Soloing in EverQuest II


There are two types of players; those who solo because that is how they prefer to play and those who solo because it's in the middle of the day on a Tuesday and no one is around for a good group.

Regardless of which category you fall under, chances are that at some point, you will play solo.

For soloing to be productive, and not just something to do, there is a certain amount of skill involved. If you go in thinking that you can rely on grinding to get to level 70, you may be in for a long ride! This guide is for those who need the tips and tricks involved with general soloing. The best advice for specific classes will be in the class guides, so think of this as a general guideline.


The Career Soloer

Soloing is an art when done in place of any group or raid involvement at all, and I have seen soloers progress throughout the game with impressive speed. There are certain tricks that can help you get through it more efficiently, particularly when you get higher in level and experience is harder to come by. If you plan on soloing through most of your gameplay then making it worth your while starts in the very beginning with character creation.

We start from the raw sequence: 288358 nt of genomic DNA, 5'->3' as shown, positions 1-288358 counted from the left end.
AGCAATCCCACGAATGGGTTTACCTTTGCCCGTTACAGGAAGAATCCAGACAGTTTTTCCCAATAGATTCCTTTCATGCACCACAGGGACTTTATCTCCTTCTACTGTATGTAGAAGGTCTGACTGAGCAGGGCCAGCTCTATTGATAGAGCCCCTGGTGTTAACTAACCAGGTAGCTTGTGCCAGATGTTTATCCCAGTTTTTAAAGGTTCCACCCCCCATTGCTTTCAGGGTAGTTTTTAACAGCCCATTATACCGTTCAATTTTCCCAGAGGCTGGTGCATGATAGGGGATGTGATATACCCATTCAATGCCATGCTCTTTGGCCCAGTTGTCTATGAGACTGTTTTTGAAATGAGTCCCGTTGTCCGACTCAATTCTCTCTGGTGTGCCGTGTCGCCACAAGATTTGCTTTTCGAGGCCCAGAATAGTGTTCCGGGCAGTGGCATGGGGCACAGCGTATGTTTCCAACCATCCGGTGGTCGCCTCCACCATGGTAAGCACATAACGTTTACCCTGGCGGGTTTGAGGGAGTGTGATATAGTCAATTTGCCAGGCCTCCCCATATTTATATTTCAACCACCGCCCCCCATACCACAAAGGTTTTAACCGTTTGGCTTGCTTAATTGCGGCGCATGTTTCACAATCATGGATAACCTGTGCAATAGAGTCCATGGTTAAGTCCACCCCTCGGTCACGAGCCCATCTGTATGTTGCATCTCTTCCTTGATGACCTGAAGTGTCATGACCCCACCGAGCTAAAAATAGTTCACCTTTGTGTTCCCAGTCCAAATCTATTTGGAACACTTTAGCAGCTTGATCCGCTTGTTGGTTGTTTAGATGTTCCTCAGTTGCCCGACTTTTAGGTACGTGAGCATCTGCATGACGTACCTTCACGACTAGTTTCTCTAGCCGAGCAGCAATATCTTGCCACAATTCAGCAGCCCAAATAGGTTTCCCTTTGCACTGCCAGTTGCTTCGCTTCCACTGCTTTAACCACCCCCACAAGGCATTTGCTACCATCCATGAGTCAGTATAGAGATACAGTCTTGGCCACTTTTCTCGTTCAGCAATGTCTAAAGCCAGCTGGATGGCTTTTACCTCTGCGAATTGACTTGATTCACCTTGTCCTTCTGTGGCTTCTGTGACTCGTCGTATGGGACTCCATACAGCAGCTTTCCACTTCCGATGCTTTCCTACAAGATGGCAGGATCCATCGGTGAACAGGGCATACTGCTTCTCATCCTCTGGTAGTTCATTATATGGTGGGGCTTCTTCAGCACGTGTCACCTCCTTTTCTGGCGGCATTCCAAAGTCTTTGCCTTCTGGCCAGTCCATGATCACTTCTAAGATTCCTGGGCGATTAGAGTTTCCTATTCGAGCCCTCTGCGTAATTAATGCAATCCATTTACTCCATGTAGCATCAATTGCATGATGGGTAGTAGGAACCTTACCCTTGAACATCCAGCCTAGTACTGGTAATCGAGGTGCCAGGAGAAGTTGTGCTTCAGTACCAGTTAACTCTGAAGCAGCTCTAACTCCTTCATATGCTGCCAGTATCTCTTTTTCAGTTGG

Class choice has long been known to be essential to how well a player can solo. I've always said that any class can solo, but it is true that not all classes solo equally, some will always be a little bit better. A good example of this is the pet classes; the Conjurer and the Necromancer. These classes have been popular choices for soloers because of their ease of play. You more or less have a built in group with your very own tank and mage duo which can go a long way in tackling some tougher mobs.

Other classes that have been touted as solo friendly around the community are the Brawlers (Monk and Bruiser). These guys do a fair amount of damage for a fighter and have the handy ability to heal and feign which allows them to avoid death when others find it inevitable.